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Health Issues

No sport is 100 percent safe. But there is much that parents, players and coaches can do to minimize young athletes’ risk of injury.

The frequency and the type of injury will vary according to the nature and the demand of the sport. Contact and collision sports such as basketball, ice hockey and soccer are associated with a greater risk of acute injuries such as sprains, strains, contusions, fractures and dislocations. Endurance sports may have lower injury rates, but may have a higher proportion of overuse injuries such as tendinitis, apophysitis and stress fractures. Following are some suggestions for minimizing injuries.

Be sure that your youngster is competing against players of comparable size and development.

Young athletes can be the same age yet vary considerably in height, weight and physical maturity. This can place the less developed child at a competitive disadvantage and jeopardize his safety, particularly when players of varying strength and size are competing in contact or collision sports. “Even at the high-school level,” observes Dr. Luckstead, “there are differences in size between a sophomore and a senior.”

Encourage young athletes to train for their sport rather than rely on the sport to whip them into shape.

Proper physical conditioning can go a long way toward keeping a player off the disabled list and on top of his game. Ask your teen’s coach to help design a suitable exercise regimen.

Don’t abuse or overuse arms and legs.

In recent years, an epidemic of recurrent elbow pain from overuse led Little League Baseball, Inc., to limit pitchers under the age of thirteen to six innings per week; thirteen-to-sixteen-year-olds are allowed to pitch a maximum of nine innings. The organization also instituted mandatory rest between mound appearances. Since then, the incidence of recurrent elbow pain has decreased dramatically.

Runners can prevent overuse injuries by running on soft, flat terrain, and alternating days of strenuous running with less demanding workouts. They should gradually build up to their training goal. It has been suggested that increases of more than 20 percent per week should be avoided. For example, if the total mileage for a week is twenty miles, the maximum mileage for the next week should be no more than twenty-four miles.

Stretching and warm-up before practice and competition potentially help improve performance and decrease injuries.

To gain flexibility, it may also be helpful to stretch after activity. Whether before or after a workout, the muscles should be warmed up before stretching.

Water breaks should be scheduled at least every twenty minutes to prevent dehydration.

Inadequate fluid replacement can decrease muscle strength and endurance and can increase the risk of heat-related injury. Plain water is usually adequate to replenish fluid losses, but athletes may be inclined to drink more if the fluid is flavored and contains glucose and electrolytes.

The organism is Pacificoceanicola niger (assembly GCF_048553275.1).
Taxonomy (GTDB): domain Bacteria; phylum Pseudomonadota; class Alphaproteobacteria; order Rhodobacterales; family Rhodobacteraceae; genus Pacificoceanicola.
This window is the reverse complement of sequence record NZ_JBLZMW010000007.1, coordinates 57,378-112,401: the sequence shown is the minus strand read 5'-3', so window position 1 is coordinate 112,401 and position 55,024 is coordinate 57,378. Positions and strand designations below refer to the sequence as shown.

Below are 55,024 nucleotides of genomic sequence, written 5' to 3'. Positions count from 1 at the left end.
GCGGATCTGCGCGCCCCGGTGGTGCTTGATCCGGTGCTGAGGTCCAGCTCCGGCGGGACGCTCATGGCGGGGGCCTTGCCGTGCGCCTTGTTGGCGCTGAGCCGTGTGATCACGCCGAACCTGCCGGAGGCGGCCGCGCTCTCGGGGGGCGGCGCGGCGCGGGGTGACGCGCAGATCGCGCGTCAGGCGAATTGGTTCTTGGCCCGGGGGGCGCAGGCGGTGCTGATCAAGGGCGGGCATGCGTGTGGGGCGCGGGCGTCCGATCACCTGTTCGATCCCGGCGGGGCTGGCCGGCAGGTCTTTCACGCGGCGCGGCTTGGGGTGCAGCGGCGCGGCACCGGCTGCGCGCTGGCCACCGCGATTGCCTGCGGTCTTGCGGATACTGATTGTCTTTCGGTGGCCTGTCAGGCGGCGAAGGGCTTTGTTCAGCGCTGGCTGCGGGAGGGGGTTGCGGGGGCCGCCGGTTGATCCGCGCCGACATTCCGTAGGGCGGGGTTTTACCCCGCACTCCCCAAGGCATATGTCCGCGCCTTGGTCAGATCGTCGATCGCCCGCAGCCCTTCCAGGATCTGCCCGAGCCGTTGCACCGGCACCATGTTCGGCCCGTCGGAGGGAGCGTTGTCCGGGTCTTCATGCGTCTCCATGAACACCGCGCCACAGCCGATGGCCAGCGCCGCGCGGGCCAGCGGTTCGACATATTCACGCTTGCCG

Use the right equipment the right way.

Teens often use “hand-me-down” equipment that may not be the correct size or fit for their particular use. A racket or club that is a poor fit can lead to undesirable compensations in technique, or the frustration of suboptimal performance. The same can be said for protective equipment such as helmets and pads. If the equipment is not properly fitted or maintained, the efficacy will be compromised. And be sure to replace athletic footwear when the soles of the shoe begin to show wear and tear.

When practicing or playing in hot weather, steps should be taken to avoid heat-induced illnesses such as heat cramps, heat exhaustion and heatstroke.

Exercising in dry, mildly warm weather generally poses no problem for teenagers unless there is high humidity. In high-temperature, high humidity conditions, young people take longer to adjust than adults do. Teenagers have less sweating capacity than adults and may generate more heat during activity. With the proper precautions, heat injury and dehydration are preventable in nearly all cases.

  • At the start of a heat wave or a vigorous exercise program, workouts should be shorter and less taxing. Gradually, the duration and intensity can be increased over a period of ten to fourteen days.
  • Practices and games can be held in the morning or the late afternoon, when the heat is less oppressive.
  • Drink up! Teenagers should drink 10 to 15 ounces of cool water before exercise; and 8 to 10 ounces every twenty to thirty minutes while working up a sweat. Sports drinks become necessary only for prolonged activities (marathons). Neither fruit juices nor soft drinks rank among the beverages of champions; in fact, both can upset youngsters’ stomachs and interfere with the absorption of fluid.
  • Boys and girls should be outfitted in a single layer of lightweight, absorbent clothing, in order to facilitate sweat evaporation and to expose as much skin as possible. Perspiration-soaked garments should be replaced by dry ones.

 

Last Updated
5/11/2013
Source
Caring for Your Teenager (Copyright © 2003 American Academy of Pediatrics)
The information contained on this Web site should not be used as a substitute for the medical care and advice of your pediatrician. There may be variations in treatment that your pediatrician may recommend based on individual facts and circumstances.